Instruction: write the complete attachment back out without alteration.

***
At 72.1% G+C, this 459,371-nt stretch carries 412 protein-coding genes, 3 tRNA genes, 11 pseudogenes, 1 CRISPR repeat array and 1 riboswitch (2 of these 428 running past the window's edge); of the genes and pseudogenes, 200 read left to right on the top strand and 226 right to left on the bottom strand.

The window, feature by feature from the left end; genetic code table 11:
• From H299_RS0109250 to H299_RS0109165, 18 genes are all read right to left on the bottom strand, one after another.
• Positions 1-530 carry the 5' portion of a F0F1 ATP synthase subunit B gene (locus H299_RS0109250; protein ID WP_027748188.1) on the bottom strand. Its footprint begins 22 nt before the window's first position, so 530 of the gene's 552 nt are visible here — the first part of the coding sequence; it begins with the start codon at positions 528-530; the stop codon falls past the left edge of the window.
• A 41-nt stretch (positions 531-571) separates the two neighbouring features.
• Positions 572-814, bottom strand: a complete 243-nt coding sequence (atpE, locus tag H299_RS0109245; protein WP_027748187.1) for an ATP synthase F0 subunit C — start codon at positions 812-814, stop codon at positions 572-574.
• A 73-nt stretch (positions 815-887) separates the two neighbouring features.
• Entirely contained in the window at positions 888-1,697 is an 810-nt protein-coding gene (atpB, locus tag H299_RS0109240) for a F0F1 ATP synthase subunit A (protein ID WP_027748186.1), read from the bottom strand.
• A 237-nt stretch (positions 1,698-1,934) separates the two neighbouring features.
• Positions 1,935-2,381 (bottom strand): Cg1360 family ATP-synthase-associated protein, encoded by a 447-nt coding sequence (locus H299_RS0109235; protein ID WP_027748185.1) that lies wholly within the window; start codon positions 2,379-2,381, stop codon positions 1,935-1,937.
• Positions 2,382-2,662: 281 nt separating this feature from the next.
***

At 72.1% G+C, this 459,371-nt stretch carries 412 protein-coding genes, 3 tRNA genes, 11 pseudogenes, 1 CRISPR repeat array and 1 riboswitch (2 of these 428 running past the window's edge); of the genes and pseudogenes, 200 read left to right on the top strand and 226 right to left on the bottom strand.

The window, feature by feature from the left end; genetic code table 11:
• From H299_RS0109250 to H299_RS0109165, 18 genes are all read right to left on the bottom strand, one after another.
• Positions 1-530 carry the 5' portion of a F0F1 ATP synthase subunit B gene (locus H299_RS0109250; protein ID WP_027748188.1) on the bottom strand. Its footprint begins 22 nt before the window's first position, so 530 of the gene's 552 nt are visible here — the first part of the coding sequence; it begins with the start codon at positions 528-530; the stop codon falls past the left edge of the window.
• A 41-nt stretch (positions 531-571) separates the two neighbouring features.
• Positions 572-814, bottom strand: a complete 243-nt coding sequence (atpE, locus tag H299_RS0109245; protein WP_027748187.1) for an ATP synthase F0 subunit C — start codon at positions 812-814, stop codon at positions 572-574.
• A 73-nt stretch (positions 815-887) separates the two neighbouring features.
• Entirely contained in the window at positions 888-1,697 is an 810-nt protein-coding gene (atpB, locus tag H299_RS0109240) for a F0F1 ATP synthase subunit A (protein ID WP_027748186.1), read from the bottom strand.
• A 237-nt stretch (positions 1,698-1,934) separates the two neighbouring features.
• Positions 1,935-2,381 (bottom strand): Cg1360 family ATP-synthase-associated protein, encoded by a 447-nt coding sequence (locus H299_RS0109235; protein ID WP_027748185.1) that lies wholly within the window; start codon positions 2,379-2,381, stop codon positions 1,935-1,937.
• Positions 2,382-2,662: 281 nt separating this feature from the next.